Defense, trench struggles sink UMass football in road loss to Rutgers

Minutemen struggle at the line of scrimmage


(Thom Kendall/UMass Athletics)

By Amin Touri, Editor in Chief

PISCATAWAY, N.J. — Early in the second quarter of the Massachusetts football team’s season opener against Rutgers on Friday night, Jake Byczko got within a step of Rutgers quarterback McLane Carter, pressuring him into a rushed throw.

Two problems: one, Carter found an open Raheem Blackshear for a 30-yard gain, and two, that moderate hurry was as much pressure as UMass had all day in a 48-21 loss.

The Minutemen, consequently, had two main issues in the first game of the Walt Bell era: defensively, they were terrible, and in the trenches — especially on defense — they got smoked.

UMass’ defensive line struggled throughout to establish any sort of push up front, giving Carter all day to throw as he torched the Minutemen for 340 yards and two touchdowns. The lone sack of the game came when Carter tripped as he dropped back, and went down without being touched.

“We’ve got a lot of work to do, not only from a program and foundational standpoint, and a recruiting standpoint,” Bell said. “Those guys are hard to find, and that’s why every single day we invest the way we invest with recruiting, because we’ve got to go find some pass rush. We were throwing the kitchen sink at those guys, a lot of man pressure there trying to find ways to get home, but we’ve got to do a better job, we’ve got to help our kids. It’s never good enough to come off the field and say we just weren’t good enough, that’s not a good answer, we’ve got to find a way or make a way.”

Things only got worse when the Scarlet Knights went to the ground — Isaih Pacheco ran wild on the Minutemen, racking up 156 yards on 20 carries with four touchdowns.

“I thought they made one or two adjustments in the run game, and again, that’s stuff you’ve got to see on tape to really understand it, because sometimes coaches make ghosts of their own just because things don’t go the way they had been going,” Bell said. “Again, I think it comes down to execution skill, and what we’ve got to continue to practice every day and make sure that when we get in those situations, and they may make a change, we still have to be able to execute well. We’ve still got a lot of work to do, and that’s what we’re going to go back to doing.”

Perhaps that was to be expected. Bell is just working with what he has, and a Big Ten school like Rutgers — even a poor Big Ten school — is always going to have bigger, stronger athletes at its disposal. UMass’ biggest defensive lineman is 6-foot-3, 280-pound Charly Timite; Rutgers’ smallest offensive lineman on Friday was 6-foot-1, 291-pound center Michael Maietti, while the other linemen are at least 6-foot-3 and 300-plus pounds.

The Minutemen just couldn’t win a battle in the trenches, a problem compounded by a tough day from the linebacking corps and the secondary, particularly the former. Even when UMass sent three rushers and dropped eight men back in coverage, Carter would still find soft spots in the zone; that was the best-case scenario, as there were a handful of blown coverages that led to huge gains.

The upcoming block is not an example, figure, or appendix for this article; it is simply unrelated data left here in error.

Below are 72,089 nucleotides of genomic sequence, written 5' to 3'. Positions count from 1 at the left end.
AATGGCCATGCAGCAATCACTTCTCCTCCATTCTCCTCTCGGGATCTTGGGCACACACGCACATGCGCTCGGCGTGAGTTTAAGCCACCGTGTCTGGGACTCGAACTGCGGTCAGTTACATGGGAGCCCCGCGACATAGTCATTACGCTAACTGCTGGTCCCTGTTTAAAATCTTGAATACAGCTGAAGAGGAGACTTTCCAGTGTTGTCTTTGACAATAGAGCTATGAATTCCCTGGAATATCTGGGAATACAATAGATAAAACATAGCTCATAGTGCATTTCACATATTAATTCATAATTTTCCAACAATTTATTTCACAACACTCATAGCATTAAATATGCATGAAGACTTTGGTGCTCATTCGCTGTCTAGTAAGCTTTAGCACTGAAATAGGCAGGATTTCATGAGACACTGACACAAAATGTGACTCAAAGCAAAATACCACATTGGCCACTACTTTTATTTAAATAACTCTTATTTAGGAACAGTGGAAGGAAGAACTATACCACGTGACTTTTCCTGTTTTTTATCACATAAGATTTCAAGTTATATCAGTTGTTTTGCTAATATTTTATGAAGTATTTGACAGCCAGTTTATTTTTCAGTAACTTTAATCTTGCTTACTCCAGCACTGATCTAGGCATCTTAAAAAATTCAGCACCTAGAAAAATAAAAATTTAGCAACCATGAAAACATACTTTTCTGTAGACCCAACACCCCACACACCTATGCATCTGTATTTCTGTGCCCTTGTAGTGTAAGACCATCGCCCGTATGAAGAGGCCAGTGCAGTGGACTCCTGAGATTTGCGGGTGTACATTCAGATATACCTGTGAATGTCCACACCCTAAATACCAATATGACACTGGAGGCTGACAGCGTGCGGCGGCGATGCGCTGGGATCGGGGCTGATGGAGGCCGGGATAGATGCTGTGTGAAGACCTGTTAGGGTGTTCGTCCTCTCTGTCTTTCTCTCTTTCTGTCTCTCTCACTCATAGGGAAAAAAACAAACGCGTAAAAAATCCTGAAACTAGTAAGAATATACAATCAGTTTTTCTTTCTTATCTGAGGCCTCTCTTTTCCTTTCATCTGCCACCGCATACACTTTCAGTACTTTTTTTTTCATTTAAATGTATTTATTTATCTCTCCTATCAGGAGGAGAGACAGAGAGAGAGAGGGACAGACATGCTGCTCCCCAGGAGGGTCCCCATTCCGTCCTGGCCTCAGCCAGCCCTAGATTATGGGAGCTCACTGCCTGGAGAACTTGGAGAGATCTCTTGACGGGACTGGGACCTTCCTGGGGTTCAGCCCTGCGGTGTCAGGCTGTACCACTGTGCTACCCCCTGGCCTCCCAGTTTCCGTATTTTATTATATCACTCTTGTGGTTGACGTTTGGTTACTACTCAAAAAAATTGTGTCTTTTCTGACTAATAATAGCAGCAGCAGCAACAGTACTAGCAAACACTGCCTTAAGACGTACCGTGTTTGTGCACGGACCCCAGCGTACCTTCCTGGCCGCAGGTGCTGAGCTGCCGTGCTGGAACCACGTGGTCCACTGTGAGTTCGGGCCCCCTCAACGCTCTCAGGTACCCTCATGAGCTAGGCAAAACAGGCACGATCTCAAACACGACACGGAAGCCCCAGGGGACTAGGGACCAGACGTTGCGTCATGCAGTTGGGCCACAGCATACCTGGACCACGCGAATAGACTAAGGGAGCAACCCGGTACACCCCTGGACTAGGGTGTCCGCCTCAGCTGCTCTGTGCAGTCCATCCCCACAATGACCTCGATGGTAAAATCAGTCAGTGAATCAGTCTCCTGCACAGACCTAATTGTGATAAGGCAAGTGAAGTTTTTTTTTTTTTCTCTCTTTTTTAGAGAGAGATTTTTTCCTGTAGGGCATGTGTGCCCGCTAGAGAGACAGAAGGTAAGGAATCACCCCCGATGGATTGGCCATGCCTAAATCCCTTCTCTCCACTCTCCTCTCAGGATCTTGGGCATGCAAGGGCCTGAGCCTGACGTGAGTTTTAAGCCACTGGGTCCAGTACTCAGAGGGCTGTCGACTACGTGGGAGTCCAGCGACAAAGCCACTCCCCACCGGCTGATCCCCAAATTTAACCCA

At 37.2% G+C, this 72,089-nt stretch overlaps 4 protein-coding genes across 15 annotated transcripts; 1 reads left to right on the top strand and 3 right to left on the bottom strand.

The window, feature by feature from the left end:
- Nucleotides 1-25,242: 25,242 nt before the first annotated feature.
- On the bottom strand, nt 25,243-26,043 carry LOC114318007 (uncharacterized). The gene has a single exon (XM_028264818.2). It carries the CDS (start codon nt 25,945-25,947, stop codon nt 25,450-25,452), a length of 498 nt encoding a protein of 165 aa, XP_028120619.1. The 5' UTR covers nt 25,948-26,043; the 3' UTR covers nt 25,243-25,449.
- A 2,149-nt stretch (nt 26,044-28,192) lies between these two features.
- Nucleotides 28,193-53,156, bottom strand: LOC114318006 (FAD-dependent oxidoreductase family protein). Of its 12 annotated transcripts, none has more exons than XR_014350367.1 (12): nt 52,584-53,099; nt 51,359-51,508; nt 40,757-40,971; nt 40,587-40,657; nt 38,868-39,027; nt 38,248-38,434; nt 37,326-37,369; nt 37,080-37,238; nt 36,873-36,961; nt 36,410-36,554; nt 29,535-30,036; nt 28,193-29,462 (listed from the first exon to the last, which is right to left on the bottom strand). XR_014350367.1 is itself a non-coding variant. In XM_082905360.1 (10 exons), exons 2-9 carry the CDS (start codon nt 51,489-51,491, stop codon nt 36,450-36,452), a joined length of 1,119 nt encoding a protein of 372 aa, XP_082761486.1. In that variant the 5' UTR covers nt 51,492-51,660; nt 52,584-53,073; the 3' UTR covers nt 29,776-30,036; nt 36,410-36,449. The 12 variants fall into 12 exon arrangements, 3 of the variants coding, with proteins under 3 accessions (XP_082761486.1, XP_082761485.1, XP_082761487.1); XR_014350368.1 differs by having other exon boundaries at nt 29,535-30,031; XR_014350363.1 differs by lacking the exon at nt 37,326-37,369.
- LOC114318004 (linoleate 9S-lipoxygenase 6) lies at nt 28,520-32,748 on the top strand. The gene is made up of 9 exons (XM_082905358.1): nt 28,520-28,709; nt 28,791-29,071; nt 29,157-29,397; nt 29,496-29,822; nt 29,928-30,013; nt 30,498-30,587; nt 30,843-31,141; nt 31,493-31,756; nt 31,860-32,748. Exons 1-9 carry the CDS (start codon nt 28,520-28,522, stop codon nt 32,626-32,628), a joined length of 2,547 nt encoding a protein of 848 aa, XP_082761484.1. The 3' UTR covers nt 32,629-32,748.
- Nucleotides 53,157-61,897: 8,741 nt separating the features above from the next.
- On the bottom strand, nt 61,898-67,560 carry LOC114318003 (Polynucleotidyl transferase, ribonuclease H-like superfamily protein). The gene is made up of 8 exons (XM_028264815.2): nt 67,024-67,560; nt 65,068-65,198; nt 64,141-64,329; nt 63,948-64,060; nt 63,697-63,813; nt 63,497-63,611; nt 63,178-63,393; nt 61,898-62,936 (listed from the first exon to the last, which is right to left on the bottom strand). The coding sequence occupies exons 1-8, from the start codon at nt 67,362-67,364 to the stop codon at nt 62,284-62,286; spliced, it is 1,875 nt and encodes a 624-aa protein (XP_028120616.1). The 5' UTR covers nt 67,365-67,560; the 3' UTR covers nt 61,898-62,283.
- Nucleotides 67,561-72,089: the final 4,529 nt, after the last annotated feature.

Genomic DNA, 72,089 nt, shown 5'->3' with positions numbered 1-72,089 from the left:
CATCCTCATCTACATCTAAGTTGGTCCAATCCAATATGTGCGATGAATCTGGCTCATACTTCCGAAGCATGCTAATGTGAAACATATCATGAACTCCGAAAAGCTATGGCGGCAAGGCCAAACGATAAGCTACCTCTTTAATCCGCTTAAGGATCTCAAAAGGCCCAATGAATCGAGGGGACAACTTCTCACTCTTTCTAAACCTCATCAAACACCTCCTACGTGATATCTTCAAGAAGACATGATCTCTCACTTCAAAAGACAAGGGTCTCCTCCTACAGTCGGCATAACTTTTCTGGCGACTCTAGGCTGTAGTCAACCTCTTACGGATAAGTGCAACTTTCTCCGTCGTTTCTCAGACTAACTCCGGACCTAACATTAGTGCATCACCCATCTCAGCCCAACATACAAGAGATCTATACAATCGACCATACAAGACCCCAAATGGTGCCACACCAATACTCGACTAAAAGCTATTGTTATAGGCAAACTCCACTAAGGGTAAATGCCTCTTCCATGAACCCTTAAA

“It’s the first game, people are out there overthinking, just trying to do their jobs and overthinking and doing stuff that they’re not supposed to do,” cornerback Isaiah Rodgers said. “We were just out there overthinking, but we came back in the second half and responded.”

The 4.8 yards per carry the UMass defense gave up weren’t great; the 15.8 yards per completion were lethal, and the result was 548 yards of total offense.

The defense had its moments — Carter was picked off three times, with Joseph Norwood jumping a pass on Rutgers’ opening drive to give UMass an early spark while Rodgers had two picks — but bad moments outnumbered the good ones.

“I thought Isaiah, he had some really good plays and got us out of some jams and kept that thing within arms-length for as long as he could,” Bell said. “It’ll be interesting to go back on tape and see how he actually played. Sometimes the ball finds you and you don’t play great, and sometimes the ball never finds you and you played your best football. I think there’s room for improvement all around, not just Isaiah but the whole defense, and we’re going to back to work.”

Scarlet Knight receiver Bo Melton had a career-high 127 yards and a touchdown — in the first half — and Blackshear finished with 126 yards and a touchdown.

The second half was better, as UMass held Rutgers to 10 points after allowing 38 in the first half hour, finally forcing the Scarlet Knights to punt after failing to do so through two quarters.

It was a poor defensive performance, but an understandable one: the first game with a new coach, having lost some defensive talent from an already-poor defense from last season, against a bigger, more physical Power Five team, and a few mistakes here and there sealed the deal.

“On two of the big plays, we had busted coverages,” said Bell. “I wish I could be very singular in blame, but that’s never on a kid. Never in this program will you ever hear me say ‘oh, well this kid did this.’ I’ll never throw one of my children under the bus. We’ve got to do a better job seeing signals, we’ve got to receive signals, we’ve got to execute the play call, we’ve got to do a better job signaling.

“That’s a team thing, but we’re going to go back to work, and we will get that corrected.”

Amin Touri can be reached at [email protected], and followed on Twitter @Amin_Touri.